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NEW UPDATES Asean Affairs  17 July 2015  


More RI researchers needed in govt projects

The government will involve more Indonesians from domestic universities or think-tanks in the development of infrastructure projects to make the most of local human resources potential, top economic ministers have said.

The government hoped that academics and researchers from local universities or research agencies could play a greater role in the feasibility study and design of government infrastructure projects, National Development Planning (Bappenas) head Andrinof Chaniago said in Jakarta on Wednesday.

The minister said that the initiative came from Vice President Jusuf Kalla, who wished to see heavier involvement from institutions such as the Agency for the Assessment and Application of Technology (BPPT) and the Indonesian Institute of Sciences (LIPI) in the economic development of Indonesia.

Kalla’s vice presidential campaign promised to give greater attention to scientific research and technological development, as he emphasized the need to enlarge the state budget allotted for local science agencies such as BPPT, LIPI and the National Nuclear Energy Agency (Batan).

“We would ask institutions such as BPPT, LIPI, etc. to support us more in the planning phase of national economic development,” Andrinof said after a meeting at the Vice Presidential Office. “We need to utilize our domestic resources more.”

In this case, the local academicians, researchers and engineers would be involved in the feasibility study of various government projects, especially those related to infrastructure such as power plants or dams, according to the minister.

President Joko “Jokowi” Widodo aims for the government to complete by 2019 the construction of 49 new dams and new power plants with the capacity of 35,000 megawatts, in addition to the development of existing and new seaports and airports, as well as the extension of various toll roads across the archipelago.

It is estimated that the projects, which would be managed both by local and foreign engineers, would need at least US$550 billion in investment over a five-year timeframe.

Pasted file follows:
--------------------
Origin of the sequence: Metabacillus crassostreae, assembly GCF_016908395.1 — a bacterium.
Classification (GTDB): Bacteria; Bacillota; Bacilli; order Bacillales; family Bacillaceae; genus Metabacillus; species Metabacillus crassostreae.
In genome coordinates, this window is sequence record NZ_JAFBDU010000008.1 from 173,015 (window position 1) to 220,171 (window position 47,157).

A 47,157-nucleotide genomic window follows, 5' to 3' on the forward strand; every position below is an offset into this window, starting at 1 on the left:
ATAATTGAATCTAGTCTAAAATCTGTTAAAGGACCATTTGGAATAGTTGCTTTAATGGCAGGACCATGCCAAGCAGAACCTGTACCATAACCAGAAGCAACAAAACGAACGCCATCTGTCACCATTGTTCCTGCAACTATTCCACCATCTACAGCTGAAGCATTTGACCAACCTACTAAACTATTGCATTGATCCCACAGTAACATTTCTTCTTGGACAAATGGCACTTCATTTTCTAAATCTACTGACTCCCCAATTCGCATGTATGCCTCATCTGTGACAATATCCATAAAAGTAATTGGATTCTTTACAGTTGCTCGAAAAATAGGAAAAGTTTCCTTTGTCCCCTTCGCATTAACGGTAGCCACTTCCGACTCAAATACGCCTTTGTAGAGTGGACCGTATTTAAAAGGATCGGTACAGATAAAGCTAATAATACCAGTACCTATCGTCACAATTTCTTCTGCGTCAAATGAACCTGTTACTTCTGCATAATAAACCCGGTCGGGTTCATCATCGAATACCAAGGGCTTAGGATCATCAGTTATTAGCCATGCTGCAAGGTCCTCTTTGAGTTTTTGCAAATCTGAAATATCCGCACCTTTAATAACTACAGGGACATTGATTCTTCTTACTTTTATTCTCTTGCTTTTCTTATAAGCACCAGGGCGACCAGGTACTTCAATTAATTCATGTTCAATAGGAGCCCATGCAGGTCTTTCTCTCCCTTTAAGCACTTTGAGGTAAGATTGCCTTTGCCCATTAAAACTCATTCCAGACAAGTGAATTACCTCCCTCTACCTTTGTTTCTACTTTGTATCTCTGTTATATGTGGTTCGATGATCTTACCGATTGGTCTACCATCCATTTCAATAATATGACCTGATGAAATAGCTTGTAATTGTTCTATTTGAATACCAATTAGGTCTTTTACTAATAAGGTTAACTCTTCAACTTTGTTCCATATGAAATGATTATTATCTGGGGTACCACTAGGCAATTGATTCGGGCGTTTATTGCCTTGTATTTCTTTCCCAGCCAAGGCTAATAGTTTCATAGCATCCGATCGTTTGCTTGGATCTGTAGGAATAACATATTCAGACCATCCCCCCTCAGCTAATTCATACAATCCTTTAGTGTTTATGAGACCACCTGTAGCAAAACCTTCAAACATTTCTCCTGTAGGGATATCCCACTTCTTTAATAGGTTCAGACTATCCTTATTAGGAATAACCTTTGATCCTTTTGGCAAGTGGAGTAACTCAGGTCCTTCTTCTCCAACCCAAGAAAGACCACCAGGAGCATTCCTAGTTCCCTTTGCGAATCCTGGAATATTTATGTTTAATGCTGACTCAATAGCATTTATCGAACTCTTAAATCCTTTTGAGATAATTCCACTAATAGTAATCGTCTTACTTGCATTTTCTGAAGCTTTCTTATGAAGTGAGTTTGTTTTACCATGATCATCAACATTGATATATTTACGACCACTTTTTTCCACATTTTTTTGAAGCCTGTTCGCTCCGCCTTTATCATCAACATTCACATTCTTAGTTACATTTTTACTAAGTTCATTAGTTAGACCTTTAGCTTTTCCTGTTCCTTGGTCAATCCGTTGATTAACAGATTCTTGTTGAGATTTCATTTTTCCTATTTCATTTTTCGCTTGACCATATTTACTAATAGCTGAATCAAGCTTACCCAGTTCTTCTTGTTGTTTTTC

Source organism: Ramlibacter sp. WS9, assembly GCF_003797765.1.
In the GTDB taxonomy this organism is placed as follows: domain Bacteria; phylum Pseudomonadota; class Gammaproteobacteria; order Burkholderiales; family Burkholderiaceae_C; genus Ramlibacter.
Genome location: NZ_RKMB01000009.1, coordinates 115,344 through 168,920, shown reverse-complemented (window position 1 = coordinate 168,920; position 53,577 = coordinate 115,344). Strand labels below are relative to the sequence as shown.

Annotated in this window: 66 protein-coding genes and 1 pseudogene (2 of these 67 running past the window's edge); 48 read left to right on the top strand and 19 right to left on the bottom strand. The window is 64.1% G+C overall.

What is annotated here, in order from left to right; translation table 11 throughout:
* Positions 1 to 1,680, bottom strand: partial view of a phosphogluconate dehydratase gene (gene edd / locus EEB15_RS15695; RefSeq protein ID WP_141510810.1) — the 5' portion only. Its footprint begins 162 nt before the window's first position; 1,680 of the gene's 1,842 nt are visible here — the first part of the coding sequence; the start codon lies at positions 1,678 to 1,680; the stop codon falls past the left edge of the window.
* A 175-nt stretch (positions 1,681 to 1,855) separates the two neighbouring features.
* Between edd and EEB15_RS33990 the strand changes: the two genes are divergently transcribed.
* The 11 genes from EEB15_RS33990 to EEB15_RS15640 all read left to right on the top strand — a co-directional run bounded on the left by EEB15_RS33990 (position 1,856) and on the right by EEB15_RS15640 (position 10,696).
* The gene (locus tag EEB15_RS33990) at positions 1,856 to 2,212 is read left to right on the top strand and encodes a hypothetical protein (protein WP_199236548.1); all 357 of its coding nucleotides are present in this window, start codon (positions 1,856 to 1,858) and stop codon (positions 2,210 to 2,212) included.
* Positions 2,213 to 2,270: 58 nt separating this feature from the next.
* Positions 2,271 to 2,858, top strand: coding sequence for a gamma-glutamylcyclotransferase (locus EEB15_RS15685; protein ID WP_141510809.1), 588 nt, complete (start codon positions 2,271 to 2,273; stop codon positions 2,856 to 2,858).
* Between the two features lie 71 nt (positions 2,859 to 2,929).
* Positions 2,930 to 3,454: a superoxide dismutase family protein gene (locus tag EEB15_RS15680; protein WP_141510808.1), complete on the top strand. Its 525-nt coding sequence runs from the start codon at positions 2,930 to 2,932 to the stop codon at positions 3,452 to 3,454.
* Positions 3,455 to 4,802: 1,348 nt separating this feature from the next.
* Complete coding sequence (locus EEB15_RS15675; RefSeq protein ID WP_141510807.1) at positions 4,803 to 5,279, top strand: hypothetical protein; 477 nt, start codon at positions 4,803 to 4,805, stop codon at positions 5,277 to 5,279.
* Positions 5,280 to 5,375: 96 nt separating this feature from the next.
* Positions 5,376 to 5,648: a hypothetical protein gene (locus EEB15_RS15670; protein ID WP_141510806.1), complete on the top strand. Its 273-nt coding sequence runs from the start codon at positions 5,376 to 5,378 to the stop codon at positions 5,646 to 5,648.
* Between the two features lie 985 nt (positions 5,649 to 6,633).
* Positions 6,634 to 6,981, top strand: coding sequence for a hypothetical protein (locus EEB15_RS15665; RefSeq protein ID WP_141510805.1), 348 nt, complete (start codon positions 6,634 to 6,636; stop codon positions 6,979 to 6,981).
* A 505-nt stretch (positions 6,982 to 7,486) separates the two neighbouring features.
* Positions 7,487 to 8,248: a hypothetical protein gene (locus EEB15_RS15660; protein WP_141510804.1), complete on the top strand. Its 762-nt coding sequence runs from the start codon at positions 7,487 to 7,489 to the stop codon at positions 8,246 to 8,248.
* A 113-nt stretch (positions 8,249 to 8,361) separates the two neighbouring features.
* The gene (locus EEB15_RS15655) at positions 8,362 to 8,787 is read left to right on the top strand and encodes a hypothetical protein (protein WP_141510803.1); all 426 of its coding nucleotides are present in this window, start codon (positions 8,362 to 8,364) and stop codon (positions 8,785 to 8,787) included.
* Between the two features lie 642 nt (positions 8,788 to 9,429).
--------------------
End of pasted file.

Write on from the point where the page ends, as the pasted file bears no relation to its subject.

“The universities need to prepare themselves on their possible participation in the next five years, we really need their experts,” said Research and Technology and Higher Education Minister Muhammad Nasir.

The minister said that he had designed the cluster mapping for the plan, which would assign some projects to certain universities based on their specialties.

The infrastructure projects assigned to the universities would encompass industries such as medical and health, agriculture, information technology, transportation, material smelting, defense technology, energy, and maritime affairs, he said.

“If the number of our experts are insufficient, we would then cooperate with foreign consultants. However, our priority would still be [to recruit] Indonesians,” said Nasir, who is a former rector of state-owned Diponegoro University in Semarang, Central Java.

Coordinating Economic Minister Sofyan Djalil noted that many multilateral lenders such as the World Bank had decided to use foreign experts in their projects because of the difficulties in finding the proper domestic talent. “The idea here is that when a project is developed, [local experts] will have already created the design, conducted the feasibility study, so that the project can hit the ground running,” Sofyan said.

The government’s ambitious plan, nevertheless, might face significant challenges due to the shortage of skills and education level among local researchers, analysts have said.

International consulting firm McKinsey & Company has noted that the Indonesian economy is now facing “a large skills gap” where labor demand outstrips its supply, with companies consequently facing challenges to recruit Indonesians with appropriate education levels for their projects.

In 2013, Indonesia was ranked 108 out of 187 countries in the Human Development Index statistics released by the United Nations Development Programme (UNDP), trailing behind regional peers Singapore, Malaysia and Thailand, which ranked ninth, 62 and 72, respectively.



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It is commonplace in journalism to write two types of articles at the transition point between the year that has passed and the New Year. As this writer qualifies as an “old hand” in observing Thailand with a track record dating back 14 years, it is time take a shot at what may unfold in Thailand in 2011.

The first issue that can’t be answered is the health of Thailand’s beloved King Bhumibol, who is now 83 years old. He is the world's longest reigning monarch, but elaborate birthday celebrations in December failed to mask concern over his health. More

 


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